Written by Bret Barrowman, Senior Specialist for Research and Evaluation, Evidence and Learning Practice at the International Republican Institute
Effective democracy, human rights, and governance programming requires practitioners to accurately assess underlying causes of information disorders and to evaluate the effectiveness of interventions to treat them. Research serves these goals at several points in the DRG program cycle: problem and context analysis, targeting, design and content development, monitoring, adaptation, and evaluation.
Applying research in the DRG program cycle supports programs by fulfilling the scientific goals of description, explanation, and prediction. Description identifies characteristics of research subjects and general patterns or relationships. Explanation identifies cause and effect relationships. Prediction forecasts what might happen in the future.
Effective DRG programs to counter disinformation require the identification of a specific problem or set of problems in the information environment in a particular context. Key methods include landscape analysis, stakeholder analysis, political economy analysis, and the use of surveys or interviews to identify potential beneficiaries or particularly salient themes within a specific context.
Sample general research questions:
- What are the main drivers of disinformation in this context?
- What are the incentives for key actors to perpetuate or mitigate disinformation in this context?
- Through which medium is disinformation likely to have the greatest impact in this context?
- What evidence suggests our proposed activity(ies) will mitigate the problem?
- Which groups are the primary targets or consumers of disinformation in this context?
- Which key issues or social cleavages are most likely to be subjects of disinformation in this context?
There are several research and measurement approaches available for practitioners to monitor activities related to information and disinformation, both for program accountability functions and for adaptation to changing conditions. Key methods include digital and analog media audience metrics, measurement of knowledge, attitudes, or beliefs with surveys or focus groups, media engagement metrics, network analysis, and A/B tests. Key research questions include:
- How many people are engaging in program activities or interventions?
- What demographic, behavioral, or geographic groups are engaging in program activities? Is the intervention reaching its intended beneficiaries?
- How are participants, beneficiaries, or audiences reacting to program activities or materials? How do these reactions differ across subgroups, and specifically marginalized groups?
- Is one mode or message more effective than another in causing audience to engage information and/or share it with others? How does information uptake and sharing differ across subgroups? What are barriers to information or program uptake among marginalized groups?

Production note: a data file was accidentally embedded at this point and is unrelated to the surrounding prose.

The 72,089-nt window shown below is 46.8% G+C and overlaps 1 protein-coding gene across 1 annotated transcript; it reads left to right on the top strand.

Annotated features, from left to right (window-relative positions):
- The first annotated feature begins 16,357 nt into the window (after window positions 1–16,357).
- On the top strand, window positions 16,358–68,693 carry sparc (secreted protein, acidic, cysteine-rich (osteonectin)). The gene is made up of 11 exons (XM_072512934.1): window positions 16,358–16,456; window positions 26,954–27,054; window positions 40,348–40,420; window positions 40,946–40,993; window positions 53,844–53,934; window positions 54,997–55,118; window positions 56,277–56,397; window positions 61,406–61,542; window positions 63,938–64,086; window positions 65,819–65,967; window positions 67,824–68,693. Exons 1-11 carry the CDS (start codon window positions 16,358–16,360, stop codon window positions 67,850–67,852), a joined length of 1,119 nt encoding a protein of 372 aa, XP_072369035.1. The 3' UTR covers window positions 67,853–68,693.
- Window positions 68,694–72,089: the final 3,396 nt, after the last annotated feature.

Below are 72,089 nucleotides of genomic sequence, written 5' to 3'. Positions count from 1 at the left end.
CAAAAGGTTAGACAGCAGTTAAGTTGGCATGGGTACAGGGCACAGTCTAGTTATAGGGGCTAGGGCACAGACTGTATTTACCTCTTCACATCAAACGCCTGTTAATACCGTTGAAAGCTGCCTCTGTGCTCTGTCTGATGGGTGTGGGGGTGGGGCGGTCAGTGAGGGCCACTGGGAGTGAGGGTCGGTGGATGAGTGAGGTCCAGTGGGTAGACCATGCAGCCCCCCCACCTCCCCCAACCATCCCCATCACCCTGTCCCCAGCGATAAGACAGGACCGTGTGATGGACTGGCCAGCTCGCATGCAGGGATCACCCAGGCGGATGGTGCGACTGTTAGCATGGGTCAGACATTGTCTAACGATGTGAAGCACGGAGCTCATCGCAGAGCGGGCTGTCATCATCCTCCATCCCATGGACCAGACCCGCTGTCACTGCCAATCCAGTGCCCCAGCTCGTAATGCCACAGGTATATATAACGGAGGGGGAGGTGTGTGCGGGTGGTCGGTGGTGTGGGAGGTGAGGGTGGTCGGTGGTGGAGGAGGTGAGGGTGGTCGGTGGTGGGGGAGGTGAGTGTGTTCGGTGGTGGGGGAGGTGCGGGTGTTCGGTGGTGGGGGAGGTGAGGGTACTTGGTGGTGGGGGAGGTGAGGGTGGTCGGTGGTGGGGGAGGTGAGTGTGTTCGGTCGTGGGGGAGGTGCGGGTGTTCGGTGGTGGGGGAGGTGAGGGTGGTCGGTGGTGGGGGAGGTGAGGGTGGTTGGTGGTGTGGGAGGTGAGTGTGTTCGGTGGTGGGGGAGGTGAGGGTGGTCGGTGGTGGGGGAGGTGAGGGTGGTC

- What framing of content is most likely to reduce consumption of disinformation, or increase consumption of reliable information? For example, is a fact-checking message more likely to cause consumers to update their beliefs in the direction of truth, or does it cause retrenchment in belief in the original disinformation? Does this effect vary across subgroups?
DRG program and impact evaluation can identify and describe key results, assess or improve the quality of program implementation, identify lessons that might improve the implementation of similar programs, or attribute changes in key outcome to a program intervention. Key methods include randomized evaluations and quasi- or non-experimental evaluations, including pre/post designs, difference-in-differences, statistical matching, comparative case studies, process tracing, and regression analysis. Key research questions include:
- Are there observable outcomes associated with the program?
- Does a program or activity cause a result of interest? For example, did a media literacy program increase the capacity of participants to distinguish between true news and false news? Does a program cause unintended outcomes?
- What is the size of the effect (i.e., impact) of an activity on an outcome of interest?
- What is the direction of the effect of an activity on an outcome of interest? For example, did a fact checking program decrease confidence in false news reports, or did it cause increased acceptance of those reports through backlash?
- Specific research questions should drive the selection of research designs and data collection methods. Committing to a specific design or data collection method will limit the questions the researcher is able to answer.
- Use a pilot-test-scale model for program activities or content. Using one or more of these research approaches, workshop interventions on small groups of respondents, and use pilot data to refine promising approaches before deploying to a larger set of beneficiaries.
- Protect personally identifiable information (PII). All the data collection methods described in this section can collect information characteristics, attitudes, beliefs, and willingness to engage in political action. Regardless of the method, researchers should make every attempt to secure informed consent to participate in research and should take care to secure and de-identify personal data.
- Consider partnerships with research organizations, university labs, or individual academic researchers, who may have a comparative advantage in designing and implementing complex research designs, and who may have an interest in studying the effects of counter-disinformation programs.